Follow your boss's requests in informing your coworkers. The company may want to keep your leaving quiet until they have found a replacement or otherwise decided how they are going to fill your position. If you aren't leaving immediately, give them a couple days to sort this out before spreading the news around the office (but only if they ask you to).
  5. Image titled Resign from a Job Step 10
    Don't get senioritis. As you finish up your job, try to remain focused and do everything you can to help your company transition your work to whoever will be doing your job next. It's bad form to phone in your last couple weeks, and doing so might cost you a good reference from your boss that could be helpful in your new job hunt.


  • Keep your emotions in check. Don't let your friendship with your boss make you feel like you're letting them down by quitting. This is business and you need to keep things professional.
  • When you are resigning, some companies may try to offer you a counter offer (a raise, a better title, a bigger office, etc.) to try to keep you employed with the company. Accepting a counter offer isn't necessarily a bad move, but be sure to remember why you wanted to leave the firm in the first place. Don't stay if the counter offer isn't enough to make you happy with your current job.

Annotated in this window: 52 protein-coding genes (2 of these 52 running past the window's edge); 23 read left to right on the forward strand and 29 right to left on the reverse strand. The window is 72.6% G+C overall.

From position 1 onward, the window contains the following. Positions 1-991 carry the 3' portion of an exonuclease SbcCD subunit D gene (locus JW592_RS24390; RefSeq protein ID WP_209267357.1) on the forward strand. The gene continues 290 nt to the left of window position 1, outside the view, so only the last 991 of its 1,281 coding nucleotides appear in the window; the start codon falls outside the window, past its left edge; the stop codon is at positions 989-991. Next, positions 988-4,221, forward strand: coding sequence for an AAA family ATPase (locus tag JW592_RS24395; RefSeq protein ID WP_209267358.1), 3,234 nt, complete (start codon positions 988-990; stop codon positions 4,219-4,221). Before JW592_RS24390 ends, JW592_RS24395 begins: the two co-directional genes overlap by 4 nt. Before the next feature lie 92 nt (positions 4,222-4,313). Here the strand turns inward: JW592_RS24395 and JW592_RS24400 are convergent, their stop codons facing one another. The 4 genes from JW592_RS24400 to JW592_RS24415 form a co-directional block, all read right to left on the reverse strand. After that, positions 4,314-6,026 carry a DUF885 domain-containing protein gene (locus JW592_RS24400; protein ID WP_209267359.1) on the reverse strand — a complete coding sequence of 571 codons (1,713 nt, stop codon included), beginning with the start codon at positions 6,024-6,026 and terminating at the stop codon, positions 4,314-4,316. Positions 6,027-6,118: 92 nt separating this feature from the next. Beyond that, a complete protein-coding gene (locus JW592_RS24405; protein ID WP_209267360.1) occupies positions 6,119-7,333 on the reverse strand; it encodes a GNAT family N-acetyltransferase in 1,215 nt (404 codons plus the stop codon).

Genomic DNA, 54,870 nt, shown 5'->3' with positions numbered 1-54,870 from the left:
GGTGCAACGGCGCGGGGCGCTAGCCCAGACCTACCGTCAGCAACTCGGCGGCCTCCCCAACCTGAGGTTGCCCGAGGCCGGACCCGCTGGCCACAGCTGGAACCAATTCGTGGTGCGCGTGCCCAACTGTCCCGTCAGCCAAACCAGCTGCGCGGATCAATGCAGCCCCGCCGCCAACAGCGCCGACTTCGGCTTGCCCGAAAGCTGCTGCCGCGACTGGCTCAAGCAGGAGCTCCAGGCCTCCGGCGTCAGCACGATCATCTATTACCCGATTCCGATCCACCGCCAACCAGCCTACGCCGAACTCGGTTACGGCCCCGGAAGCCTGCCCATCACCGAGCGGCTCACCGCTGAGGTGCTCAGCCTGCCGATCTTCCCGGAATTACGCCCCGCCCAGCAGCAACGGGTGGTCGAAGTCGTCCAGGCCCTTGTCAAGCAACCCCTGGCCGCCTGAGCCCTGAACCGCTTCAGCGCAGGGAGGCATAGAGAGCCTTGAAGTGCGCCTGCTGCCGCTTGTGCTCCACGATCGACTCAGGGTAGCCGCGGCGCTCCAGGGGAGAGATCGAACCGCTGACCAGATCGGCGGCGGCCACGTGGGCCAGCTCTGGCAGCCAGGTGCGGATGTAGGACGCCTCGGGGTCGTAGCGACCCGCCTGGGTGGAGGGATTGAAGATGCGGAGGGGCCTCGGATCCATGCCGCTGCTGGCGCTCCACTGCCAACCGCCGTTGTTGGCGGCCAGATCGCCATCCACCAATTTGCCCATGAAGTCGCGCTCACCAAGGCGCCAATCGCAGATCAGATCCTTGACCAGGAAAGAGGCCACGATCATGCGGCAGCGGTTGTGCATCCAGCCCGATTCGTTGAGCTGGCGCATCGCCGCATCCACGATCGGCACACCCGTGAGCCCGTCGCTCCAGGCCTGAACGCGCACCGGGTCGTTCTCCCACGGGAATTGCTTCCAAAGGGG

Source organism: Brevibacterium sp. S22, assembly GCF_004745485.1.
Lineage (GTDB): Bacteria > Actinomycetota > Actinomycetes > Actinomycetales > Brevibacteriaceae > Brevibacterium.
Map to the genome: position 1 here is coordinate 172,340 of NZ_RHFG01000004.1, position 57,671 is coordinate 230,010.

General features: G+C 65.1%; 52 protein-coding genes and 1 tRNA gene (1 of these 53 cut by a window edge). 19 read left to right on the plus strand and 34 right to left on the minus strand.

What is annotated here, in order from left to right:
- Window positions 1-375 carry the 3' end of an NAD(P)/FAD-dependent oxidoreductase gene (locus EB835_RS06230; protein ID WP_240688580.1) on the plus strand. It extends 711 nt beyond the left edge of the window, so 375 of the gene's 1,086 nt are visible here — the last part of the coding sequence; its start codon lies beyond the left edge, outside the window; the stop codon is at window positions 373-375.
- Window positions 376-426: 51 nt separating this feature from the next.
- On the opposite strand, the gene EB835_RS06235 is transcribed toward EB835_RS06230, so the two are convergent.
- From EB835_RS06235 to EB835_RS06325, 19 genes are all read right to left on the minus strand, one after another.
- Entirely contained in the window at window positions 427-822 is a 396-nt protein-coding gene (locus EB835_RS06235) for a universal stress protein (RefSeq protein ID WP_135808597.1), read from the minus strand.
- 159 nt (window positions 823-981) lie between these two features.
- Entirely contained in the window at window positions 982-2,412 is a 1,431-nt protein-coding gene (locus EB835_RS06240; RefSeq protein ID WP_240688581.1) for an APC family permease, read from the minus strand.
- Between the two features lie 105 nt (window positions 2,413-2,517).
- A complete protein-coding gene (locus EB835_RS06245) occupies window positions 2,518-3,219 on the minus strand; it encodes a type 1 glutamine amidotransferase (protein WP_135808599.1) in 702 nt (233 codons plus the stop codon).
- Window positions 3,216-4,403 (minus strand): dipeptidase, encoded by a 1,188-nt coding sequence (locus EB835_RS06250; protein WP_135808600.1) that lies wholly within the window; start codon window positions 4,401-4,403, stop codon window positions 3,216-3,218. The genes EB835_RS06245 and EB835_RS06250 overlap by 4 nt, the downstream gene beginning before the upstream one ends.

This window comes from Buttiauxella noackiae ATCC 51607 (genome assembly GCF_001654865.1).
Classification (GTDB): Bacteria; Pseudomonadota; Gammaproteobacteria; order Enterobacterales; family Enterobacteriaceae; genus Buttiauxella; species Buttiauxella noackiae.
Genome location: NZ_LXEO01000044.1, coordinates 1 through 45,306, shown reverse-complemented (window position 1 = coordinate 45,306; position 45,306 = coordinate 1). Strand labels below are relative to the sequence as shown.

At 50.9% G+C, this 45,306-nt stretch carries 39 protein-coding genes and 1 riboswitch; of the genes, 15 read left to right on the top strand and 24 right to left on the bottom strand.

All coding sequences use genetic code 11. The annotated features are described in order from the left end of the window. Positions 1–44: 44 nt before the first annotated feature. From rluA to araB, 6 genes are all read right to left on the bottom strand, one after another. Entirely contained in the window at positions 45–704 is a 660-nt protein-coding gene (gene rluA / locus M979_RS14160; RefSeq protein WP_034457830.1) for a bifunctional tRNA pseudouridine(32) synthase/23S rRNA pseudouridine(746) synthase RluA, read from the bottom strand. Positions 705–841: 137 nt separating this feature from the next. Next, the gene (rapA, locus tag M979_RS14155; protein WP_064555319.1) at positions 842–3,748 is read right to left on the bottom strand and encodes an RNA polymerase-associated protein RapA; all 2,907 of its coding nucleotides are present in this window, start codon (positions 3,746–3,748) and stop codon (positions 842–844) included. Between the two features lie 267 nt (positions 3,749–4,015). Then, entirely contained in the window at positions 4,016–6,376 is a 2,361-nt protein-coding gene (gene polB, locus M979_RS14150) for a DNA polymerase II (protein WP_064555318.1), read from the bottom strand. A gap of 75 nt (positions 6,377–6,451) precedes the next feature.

• If you used a recruiter to get your new job, ask them for help with your resignation if you are unsure of what to do. They should be able to help.
  • Don't resign in the heat of the moment, take time to consider options and plan your next move. If you decide to resign, give your boss at least a month notice.


  • Some companies will automatically release you the day you give your notice, for security reasons. Be prepared and don't be offended.
  • Make sure your desk and files are up to date in case you are asked to leave immediately.
  • As a hospitality example: Make sure you have kept detailed accounts of everything you bought with your own money (for example: Your knifes for sharing if you are a chef, or if you buy your own cooking wines, or your smaller-sized food preparation gloves for sharing. That way, you won't be accused to stealing when you leave, and would like to take them back for your own use.

Article Info

Categories: Job Loss and Change